Watching Out for Federal Cybersecurity
Posted on October 21, 2014
The federal government relies on computer networks and systems to provide essential services affecting the health, economy, and defense of the nation. Incidents of hacking or cyber attacks place sensitive information at risk, with potentially serious effects on federal and military operations; critical infrastructure; and government, private sector, and individual privacy. The Department of Homeland Security has designated October as National Cybersecurity Awareness Month. To mark the month, we are highlighting some of our findings on federal cybersecurity efforts. Cyber Incidents are Increasing We found that federal agencies reported 782 percent more cybersecurity incidents to the U.S. Computer Emergency Readiness Team in 2012 than in 2006. The dramatic rise in the number of incidents can be seen in the graphic below.
Excerpted from GAO-13-187Cybersecurity Gaps Put Information at Risk Increasing numbers of cyber incidents and challenges in effectively implementing cybersecurity measures have led us to put the protection of federal information systems on our High Risk list. In the latest update, we noted that most of the 24 major federal agencies had information security weaknesses in key control categories, including:
- limiting, preventing, and detecting inappropriate access to computer resources;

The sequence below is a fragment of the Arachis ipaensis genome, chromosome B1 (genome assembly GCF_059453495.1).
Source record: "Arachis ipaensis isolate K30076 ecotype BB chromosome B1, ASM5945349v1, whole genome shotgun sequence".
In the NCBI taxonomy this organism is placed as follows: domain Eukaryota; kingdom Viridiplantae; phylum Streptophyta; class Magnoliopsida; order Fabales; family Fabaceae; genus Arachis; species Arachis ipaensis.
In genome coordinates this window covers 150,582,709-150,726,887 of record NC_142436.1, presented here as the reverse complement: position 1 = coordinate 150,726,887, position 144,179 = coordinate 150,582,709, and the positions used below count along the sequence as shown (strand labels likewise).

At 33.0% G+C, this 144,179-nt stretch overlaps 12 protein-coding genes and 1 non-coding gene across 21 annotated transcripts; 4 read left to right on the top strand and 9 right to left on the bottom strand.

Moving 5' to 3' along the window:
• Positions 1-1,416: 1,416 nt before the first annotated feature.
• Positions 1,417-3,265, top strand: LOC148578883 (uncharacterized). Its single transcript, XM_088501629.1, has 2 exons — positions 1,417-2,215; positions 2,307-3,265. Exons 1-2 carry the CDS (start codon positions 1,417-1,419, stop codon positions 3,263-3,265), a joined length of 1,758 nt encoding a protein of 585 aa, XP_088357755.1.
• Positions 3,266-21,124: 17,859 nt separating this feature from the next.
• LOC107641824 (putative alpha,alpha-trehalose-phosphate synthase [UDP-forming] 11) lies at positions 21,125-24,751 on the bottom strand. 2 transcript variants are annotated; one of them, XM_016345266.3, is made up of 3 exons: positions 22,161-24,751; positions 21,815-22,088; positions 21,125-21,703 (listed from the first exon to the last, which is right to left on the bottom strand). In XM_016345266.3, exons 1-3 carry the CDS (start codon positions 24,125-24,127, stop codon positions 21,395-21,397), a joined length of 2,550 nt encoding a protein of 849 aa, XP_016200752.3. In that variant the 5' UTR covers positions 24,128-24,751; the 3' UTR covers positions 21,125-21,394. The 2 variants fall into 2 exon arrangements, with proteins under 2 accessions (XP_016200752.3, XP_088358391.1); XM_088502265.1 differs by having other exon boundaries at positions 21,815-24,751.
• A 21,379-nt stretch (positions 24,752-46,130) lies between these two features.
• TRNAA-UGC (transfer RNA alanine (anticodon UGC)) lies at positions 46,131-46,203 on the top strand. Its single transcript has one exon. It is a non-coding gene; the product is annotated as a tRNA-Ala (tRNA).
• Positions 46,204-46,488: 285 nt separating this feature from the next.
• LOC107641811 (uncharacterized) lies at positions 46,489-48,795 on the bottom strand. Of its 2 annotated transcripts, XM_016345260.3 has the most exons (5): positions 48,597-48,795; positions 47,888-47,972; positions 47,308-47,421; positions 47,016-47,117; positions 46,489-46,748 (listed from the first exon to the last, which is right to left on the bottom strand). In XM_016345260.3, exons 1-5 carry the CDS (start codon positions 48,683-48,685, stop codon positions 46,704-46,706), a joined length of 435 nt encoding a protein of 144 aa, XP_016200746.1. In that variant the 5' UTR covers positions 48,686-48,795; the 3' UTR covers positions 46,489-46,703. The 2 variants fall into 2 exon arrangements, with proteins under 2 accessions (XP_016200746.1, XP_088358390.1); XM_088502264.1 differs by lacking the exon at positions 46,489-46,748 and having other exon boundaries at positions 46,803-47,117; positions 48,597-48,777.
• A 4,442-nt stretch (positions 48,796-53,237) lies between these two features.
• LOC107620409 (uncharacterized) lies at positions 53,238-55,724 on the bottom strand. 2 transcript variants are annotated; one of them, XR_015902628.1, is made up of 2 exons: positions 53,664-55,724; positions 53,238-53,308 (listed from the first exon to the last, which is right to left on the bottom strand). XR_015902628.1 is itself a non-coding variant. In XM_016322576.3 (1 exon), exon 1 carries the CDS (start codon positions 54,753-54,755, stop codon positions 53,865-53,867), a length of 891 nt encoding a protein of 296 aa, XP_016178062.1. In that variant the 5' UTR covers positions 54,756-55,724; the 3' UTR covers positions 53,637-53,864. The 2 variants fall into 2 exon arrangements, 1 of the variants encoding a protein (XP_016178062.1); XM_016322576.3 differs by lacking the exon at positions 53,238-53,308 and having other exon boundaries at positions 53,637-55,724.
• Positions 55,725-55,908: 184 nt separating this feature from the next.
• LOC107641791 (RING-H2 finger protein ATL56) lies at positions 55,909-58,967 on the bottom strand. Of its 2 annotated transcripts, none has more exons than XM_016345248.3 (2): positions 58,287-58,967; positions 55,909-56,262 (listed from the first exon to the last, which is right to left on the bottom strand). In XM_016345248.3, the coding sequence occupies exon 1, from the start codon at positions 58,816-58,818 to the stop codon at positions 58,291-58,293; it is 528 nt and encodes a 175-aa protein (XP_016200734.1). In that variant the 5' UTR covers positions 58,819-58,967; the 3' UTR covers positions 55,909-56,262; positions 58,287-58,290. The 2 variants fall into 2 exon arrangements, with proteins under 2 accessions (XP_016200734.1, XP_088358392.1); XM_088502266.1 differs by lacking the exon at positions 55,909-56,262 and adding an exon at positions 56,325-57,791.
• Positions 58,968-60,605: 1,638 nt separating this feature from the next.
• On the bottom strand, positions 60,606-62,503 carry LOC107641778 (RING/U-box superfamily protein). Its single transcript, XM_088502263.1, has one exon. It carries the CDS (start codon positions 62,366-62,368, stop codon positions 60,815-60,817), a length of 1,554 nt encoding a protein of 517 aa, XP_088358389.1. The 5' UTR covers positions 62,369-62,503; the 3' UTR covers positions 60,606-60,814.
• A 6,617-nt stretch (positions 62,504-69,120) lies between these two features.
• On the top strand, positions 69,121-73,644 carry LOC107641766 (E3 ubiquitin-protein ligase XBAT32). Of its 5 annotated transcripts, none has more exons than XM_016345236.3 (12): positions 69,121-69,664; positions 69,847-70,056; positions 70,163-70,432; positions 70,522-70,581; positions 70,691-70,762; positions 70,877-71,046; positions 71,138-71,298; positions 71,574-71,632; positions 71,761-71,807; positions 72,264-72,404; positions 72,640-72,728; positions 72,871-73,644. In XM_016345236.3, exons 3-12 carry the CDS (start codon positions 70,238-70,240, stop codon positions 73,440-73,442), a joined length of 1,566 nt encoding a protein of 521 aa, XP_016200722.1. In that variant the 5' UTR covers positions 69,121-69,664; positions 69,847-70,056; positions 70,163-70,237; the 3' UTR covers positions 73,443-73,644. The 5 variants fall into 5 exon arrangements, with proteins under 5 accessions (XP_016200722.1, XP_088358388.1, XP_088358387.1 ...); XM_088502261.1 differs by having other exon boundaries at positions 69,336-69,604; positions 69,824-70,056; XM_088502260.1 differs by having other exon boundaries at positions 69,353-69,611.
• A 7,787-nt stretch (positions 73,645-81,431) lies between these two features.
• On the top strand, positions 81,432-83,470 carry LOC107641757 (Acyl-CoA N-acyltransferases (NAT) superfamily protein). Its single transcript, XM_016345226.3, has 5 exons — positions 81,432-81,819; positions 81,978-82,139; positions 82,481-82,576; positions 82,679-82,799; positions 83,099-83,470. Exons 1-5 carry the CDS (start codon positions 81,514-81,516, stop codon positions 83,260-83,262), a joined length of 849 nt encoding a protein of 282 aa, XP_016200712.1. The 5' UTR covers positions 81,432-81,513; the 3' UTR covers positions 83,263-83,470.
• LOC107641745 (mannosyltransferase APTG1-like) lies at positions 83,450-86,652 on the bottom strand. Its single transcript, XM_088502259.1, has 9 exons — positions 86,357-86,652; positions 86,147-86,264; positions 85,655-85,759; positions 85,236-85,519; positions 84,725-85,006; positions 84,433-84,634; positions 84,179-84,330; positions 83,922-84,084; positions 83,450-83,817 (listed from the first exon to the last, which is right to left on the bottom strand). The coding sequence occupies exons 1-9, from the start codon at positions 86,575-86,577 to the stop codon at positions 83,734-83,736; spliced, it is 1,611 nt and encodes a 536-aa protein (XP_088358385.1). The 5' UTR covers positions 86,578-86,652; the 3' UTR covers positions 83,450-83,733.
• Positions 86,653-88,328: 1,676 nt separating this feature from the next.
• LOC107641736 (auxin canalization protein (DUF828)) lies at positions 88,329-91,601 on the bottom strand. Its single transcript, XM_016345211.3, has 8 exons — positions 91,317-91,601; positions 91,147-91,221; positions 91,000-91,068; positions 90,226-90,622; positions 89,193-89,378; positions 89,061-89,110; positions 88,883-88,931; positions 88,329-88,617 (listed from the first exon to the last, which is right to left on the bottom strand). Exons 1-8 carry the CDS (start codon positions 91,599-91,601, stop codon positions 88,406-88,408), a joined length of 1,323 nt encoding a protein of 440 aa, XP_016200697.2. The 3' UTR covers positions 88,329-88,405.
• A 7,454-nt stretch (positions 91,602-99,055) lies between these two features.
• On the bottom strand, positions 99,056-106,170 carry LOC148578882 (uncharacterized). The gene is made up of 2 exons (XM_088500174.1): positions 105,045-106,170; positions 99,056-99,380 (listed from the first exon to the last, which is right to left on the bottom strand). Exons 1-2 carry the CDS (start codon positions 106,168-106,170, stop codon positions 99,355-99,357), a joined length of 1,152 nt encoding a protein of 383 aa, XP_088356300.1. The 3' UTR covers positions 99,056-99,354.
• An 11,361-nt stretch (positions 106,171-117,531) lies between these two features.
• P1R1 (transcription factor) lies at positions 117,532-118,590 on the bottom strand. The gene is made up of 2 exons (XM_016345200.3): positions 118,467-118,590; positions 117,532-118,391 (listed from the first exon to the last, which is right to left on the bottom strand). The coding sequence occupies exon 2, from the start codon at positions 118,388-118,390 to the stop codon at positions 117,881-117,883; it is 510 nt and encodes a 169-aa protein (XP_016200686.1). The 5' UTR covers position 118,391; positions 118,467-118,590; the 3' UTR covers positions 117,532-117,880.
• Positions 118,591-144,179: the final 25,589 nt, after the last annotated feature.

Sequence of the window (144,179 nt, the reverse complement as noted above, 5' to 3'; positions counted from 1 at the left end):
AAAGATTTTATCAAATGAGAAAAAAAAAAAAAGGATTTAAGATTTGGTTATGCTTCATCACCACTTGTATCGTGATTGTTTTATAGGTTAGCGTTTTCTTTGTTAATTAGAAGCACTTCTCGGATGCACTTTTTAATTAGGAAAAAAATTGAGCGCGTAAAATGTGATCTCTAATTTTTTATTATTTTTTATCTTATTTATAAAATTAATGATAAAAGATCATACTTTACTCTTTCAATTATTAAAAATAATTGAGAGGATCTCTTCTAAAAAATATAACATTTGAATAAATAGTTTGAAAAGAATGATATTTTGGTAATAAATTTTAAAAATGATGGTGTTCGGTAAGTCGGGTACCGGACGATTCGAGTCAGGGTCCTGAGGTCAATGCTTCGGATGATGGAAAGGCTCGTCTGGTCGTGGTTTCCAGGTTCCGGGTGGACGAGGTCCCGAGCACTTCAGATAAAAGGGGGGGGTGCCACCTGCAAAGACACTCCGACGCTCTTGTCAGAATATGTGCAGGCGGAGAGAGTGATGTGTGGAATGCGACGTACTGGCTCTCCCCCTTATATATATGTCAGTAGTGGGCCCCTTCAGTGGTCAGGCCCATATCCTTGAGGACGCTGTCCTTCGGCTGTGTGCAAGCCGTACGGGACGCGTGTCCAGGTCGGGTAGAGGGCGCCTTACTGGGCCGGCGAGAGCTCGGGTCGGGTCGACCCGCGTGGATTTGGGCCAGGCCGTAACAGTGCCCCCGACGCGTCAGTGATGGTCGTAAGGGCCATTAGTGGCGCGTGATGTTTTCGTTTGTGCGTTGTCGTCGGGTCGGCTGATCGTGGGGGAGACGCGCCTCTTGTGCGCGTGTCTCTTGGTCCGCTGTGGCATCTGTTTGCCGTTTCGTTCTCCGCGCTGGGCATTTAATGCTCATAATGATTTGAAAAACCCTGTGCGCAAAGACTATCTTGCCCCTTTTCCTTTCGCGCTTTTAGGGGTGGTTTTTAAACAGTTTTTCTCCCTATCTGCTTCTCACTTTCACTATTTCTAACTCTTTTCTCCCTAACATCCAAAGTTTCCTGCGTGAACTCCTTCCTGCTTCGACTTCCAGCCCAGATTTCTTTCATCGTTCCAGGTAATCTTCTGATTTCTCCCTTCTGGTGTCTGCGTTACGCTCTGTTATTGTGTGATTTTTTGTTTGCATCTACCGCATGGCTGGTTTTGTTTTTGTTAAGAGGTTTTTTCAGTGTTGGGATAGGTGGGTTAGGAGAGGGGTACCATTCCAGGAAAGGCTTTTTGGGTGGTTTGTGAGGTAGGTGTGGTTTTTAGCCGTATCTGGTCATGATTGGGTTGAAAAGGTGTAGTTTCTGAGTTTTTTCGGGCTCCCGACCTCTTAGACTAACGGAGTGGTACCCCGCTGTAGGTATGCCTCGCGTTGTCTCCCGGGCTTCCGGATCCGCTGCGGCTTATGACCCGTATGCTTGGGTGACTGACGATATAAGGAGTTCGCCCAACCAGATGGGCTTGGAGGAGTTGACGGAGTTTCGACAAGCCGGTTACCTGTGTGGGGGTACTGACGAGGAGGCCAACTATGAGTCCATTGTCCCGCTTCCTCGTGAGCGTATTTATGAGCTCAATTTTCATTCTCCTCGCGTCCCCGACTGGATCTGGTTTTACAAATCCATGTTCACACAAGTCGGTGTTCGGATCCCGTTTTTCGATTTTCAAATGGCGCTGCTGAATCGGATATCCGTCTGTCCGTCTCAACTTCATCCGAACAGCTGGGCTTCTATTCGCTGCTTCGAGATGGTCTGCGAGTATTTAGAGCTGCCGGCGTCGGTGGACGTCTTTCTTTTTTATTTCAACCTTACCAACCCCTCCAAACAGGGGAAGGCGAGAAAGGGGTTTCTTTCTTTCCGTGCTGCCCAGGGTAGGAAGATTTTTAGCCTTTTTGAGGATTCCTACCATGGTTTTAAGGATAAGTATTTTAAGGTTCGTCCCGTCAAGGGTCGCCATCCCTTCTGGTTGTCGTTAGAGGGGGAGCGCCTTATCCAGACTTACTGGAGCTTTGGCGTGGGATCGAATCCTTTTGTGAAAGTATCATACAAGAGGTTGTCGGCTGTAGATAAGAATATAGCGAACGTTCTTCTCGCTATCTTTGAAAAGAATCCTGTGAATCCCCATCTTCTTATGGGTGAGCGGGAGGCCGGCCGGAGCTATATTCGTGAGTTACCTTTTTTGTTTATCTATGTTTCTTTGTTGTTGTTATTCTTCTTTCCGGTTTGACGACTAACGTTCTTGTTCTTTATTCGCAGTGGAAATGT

- planning for continuity of operations in the event of a disaster or disruption; and
- implementing information security management programs.
Excerpted from GAO-13-283Other gaps in cybersecurity that we have identified include:
- Information technology supply chain issues at the Departments of Energy, Homeland Security, Justice, and Defense;
- Security control weaknesses in the Environmental Protection Agency’s information systems; and
- Management and other security control issues with the Federal Communications Commission’s network security project.
- Documenting risk levels and the number of affected individuals for data breaches;
- Offering credit monitoring to affected individuals;
- Documenting lessons learned from breach responses;
- Testing incident response capabilities; and
- Developing or clarifying policies, plans, and procedures for incident response.
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